In this Feb. 11, 2014 image from video released by the City of Ferguson, Mo., officer Darren Wilson attends a city council meeting in Ferguson. Police identified Wilson, 28, as the police officer who shot Michael Brown on Aug. 9, 2014, sparking over a week of protests in the suburban St. Louis town. (AP Photo/City of Ferguson) | ASSOCIATED PRESS
Over a half-dozen black witnesses who have testified before a grand jury deciding whether to indict the police officer who killed Michael Brown have provided testimony that "largely supports" Ferguson Police Officer Darren Wilson's account of events, The Washington Post reported on Wednesday.
Sources told The Washington Post that seven or eight black witnesses gave testimony before the grand jury that was "consistent" with Wilson's account, but that none have spoken out publicly about what they witnessed because they fear for their safety.
Many of the witnesses to Brown's death who have come forward have told the same basic story about Brown's final moments, saying that Brown was attempting to surrender and had his hands in the air when the officer fired the fatal shots. But there have been a string of recent leaks of information that backs up Wilson's account of the confrontation.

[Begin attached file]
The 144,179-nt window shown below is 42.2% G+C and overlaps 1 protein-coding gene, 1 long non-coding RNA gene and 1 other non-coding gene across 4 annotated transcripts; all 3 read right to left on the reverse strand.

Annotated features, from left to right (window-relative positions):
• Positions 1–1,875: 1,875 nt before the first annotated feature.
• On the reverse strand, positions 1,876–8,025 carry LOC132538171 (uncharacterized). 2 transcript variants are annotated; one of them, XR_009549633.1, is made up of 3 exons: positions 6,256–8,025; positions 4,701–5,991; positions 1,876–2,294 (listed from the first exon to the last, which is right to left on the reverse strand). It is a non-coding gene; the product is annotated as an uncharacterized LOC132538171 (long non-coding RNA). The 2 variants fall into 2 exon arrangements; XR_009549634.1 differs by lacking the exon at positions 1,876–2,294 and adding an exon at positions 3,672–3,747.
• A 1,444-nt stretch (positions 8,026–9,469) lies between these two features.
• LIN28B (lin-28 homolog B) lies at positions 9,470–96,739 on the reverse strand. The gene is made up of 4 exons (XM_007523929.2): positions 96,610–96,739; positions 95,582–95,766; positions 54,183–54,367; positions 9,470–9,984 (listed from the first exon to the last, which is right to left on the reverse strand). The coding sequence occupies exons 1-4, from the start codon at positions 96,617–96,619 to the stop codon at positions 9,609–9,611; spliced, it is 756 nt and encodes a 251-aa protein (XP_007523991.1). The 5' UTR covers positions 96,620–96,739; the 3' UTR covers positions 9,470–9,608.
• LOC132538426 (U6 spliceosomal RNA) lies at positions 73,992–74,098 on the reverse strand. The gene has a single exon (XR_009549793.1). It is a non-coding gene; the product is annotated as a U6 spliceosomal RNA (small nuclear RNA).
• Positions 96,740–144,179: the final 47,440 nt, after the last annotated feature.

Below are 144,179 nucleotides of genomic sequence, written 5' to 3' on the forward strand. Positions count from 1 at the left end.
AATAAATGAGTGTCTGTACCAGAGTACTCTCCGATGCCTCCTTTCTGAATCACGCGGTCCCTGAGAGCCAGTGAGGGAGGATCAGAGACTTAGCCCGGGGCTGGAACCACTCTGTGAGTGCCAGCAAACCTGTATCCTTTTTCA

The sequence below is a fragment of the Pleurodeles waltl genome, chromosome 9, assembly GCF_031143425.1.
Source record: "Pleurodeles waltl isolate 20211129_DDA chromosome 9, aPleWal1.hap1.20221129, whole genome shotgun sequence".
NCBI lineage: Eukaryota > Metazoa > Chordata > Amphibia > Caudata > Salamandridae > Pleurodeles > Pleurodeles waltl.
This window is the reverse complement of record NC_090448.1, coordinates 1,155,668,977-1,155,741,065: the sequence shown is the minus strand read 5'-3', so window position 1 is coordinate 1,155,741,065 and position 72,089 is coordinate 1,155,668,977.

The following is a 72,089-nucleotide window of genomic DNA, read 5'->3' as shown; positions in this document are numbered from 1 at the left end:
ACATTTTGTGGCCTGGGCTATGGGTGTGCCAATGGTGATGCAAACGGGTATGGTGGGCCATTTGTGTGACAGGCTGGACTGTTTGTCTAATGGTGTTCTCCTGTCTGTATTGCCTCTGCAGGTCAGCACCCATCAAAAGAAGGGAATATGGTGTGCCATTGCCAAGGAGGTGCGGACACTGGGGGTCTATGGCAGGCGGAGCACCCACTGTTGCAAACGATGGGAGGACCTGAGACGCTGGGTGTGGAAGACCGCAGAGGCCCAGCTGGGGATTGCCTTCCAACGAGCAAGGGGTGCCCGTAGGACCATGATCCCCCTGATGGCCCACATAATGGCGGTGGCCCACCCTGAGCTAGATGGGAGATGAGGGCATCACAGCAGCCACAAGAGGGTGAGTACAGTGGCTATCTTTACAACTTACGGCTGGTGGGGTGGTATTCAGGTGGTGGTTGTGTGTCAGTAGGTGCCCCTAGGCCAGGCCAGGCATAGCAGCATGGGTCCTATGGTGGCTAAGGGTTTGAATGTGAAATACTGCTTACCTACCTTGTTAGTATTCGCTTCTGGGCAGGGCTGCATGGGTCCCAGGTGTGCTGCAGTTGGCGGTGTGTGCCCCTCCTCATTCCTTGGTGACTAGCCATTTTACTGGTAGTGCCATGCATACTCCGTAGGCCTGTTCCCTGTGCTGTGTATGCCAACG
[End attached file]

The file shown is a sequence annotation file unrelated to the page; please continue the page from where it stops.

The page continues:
The New York Times reported that forensic evidence showed that Brown's blood was on the gun and that other evidence was consistent with Wilson's account of the shooting, and The St. Louis Post-Dispatch obtained an autopsy of Brown that also indicates he may have struggled with the officer for control of his weapon while the officer was still in the vehicle.
Many protesters in Ferguson believe that the recent leaks are designed to prepare the public if the grand jury ultimately decides not to indict Wilson.